Along with the classic risk factors of heart disease, including smoking, high blood pressure and cholesterol, and diabetes, physical inactivity is a predictor of developing heart disease. In contrast, regular physical activity seems to be effective in preventing it.
But how much exercise is supported? Research suggests it takes a mere 1.5 percent of your week to reap the benefits of exercising for heart health!
How Does Exercise Help Your Heart?
The link between exercise and heart disease is well-known, though you may not realize just how exercising for heart health actually materializes.
Think of the heart muscle as a rubber band: When newly manufactured, the band is flexible, pliable, and capable of keeping papers wrapped tightly in a bundle. Stick it an office drawer for 20 years, that elastic band becomes dry, stiff, and essentially incapable of its primary purpose. (And unfortunately, the heart taking this sort of beating is much worse than a scattered, fallen papers on the ground…)
Stiffness and hardening of the heart and its vasculature, also known as atherosclerosis, can cause heart failure, or the inability of the heart to effectively pump blood to the lungs or throughout the body, and increase the risk of heart attack and stroke.
So instead of forgetting about the rubber band in the drawer, keep it strong by getting active!
How Much Exercise for A Healthy Heart?
First and foremost, general recommendations set by the American Heart Association (AHA) encourage at least 30 minutes of moderate-intensity aerobic activity at least 5 days per week (for a total of 150 minutes), at least 25 minutes of vigorous aerobic activity at least 3 days per week (for a total of 75 minutes), or a combination of moderate- and vigorous-intensity aerobic activity.
Including moderate- to high-intensity muscle-strengthening and stretching exercises at least twice a week is also recommended. And ultimately, physical activity is anything that makes you move your body, including brisk walking, jogging, swimming, hiking, playing recreational sports, and participating in interval trainers.
Newer evidence endorses the recommendations set by the AHA, even showing 2.5 hours per week of exercise may lower coronary artery disease by 25 percent in women under the age of 50.
The reported outcome from the AHA was published in Circulation, in which researchers collected data on more than 97,000 women (aged 27 to 44), who took part in the Nurses’ Health Study II. Specifically, the researchers observed the frequency, amount of time, intensity, and type of preferred physical activity among the women. In the 20-year follow-up, 544 cases of heart disease were documented and the researchers found:
- Women who were the most physically active during their leisure time had the lowest risk for heart disease (and starting body weight did not matter)!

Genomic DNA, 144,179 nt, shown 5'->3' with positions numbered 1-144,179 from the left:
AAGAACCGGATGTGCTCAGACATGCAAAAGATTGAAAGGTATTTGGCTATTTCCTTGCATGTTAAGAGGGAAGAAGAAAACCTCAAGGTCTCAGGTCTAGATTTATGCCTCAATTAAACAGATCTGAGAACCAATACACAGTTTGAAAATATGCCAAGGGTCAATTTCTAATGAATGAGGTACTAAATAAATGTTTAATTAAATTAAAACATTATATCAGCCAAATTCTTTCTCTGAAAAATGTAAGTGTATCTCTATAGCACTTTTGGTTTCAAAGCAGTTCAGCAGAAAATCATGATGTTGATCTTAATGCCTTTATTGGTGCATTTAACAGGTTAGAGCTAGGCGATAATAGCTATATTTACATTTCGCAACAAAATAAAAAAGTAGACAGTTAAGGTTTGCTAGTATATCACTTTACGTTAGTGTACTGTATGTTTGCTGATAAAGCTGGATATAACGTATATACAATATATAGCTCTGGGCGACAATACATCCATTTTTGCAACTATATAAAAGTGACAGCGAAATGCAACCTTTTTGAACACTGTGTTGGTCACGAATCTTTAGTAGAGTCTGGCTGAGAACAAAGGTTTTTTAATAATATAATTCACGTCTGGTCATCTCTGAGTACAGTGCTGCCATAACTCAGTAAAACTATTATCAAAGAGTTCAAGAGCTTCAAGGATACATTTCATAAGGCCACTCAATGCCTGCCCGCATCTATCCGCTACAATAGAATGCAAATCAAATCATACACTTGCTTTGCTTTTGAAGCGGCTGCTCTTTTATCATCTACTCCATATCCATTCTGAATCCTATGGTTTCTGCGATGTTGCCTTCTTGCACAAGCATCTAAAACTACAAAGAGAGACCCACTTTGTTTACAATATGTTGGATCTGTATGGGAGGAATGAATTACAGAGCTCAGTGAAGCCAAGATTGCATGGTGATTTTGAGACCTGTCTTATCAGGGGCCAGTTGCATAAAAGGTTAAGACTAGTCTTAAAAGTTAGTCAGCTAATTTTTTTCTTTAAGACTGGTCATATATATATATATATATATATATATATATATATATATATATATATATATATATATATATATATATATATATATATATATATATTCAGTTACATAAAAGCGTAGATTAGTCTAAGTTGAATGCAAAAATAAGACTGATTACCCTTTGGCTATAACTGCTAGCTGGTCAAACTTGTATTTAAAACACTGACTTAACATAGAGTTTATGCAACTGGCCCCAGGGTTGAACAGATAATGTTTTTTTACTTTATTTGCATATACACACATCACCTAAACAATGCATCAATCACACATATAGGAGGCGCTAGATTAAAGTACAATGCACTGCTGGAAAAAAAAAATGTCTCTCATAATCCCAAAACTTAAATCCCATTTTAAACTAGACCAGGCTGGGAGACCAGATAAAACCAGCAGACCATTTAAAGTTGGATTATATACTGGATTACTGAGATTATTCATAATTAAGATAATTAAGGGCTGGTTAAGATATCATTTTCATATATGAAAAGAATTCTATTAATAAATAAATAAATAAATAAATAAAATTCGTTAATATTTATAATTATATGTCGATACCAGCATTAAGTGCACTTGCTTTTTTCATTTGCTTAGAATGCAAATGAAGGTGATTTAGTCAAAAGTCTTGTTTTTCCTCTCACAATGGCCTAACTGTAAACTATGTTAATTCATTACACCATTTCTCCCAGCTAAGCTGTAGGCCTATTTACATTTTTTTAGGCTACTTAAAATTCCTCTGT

- Exercise did not have to be strenuous. In fact, moderate exercise (think brisk walking) was associated with a lower risk of heart disease.
- Workout frequencies did not affect the results, just as long as at least 150 minutes weekly was hit.
Your Heart and Exercise Tips
Consult with Your Primary Care Provider
Before starting any sort of exercise regimen, it is recommended to always consult with your primary care provider for upmost safety.
The lifestyle choices we make in our earlier years impact the latter half, so be start ASAP! Furthermore, young women who embrace a health lifestyle can significantly impact the health of families, including by getting kids in the kitchen and biking in the neighborhood following dinner.
Do What You Enjoy
The best exercises are ultimately the ones you will do. Don’t love running? Consider these nine effective cardio workouts as alternatives, including swimming, biking, hiking, and dancing. And not to mention, the AHA also backs walking can be just as beneficial as running to a healthy heart!
Give Yourself Active Breaks
Remember, getting active does not have to rely on a 30 to 60-minute stint, as you can break up such frequencies. So instead of sitting on the couch and surfing on social media, give yourself active breaks throughout the day. Additionally, simple and small ways to increase physical activity include taking the steps over the elevator, walking your dog around the neighborhood (also benefits your four-legged friend!), standing up while answering telephone calls and emails, or at least taking a break from the computer each hour!
Diet is equally as (if not more) important as exercise, so fuel properly for your workouts and nourish the body with wholesome foods, including whole grains, fruits and veggies, beans and legumes, nuts and seeds, and oils. These tips for eating a heart-healthy diet can also reduce and prevent cardiovascular disease and even stop or reverse it.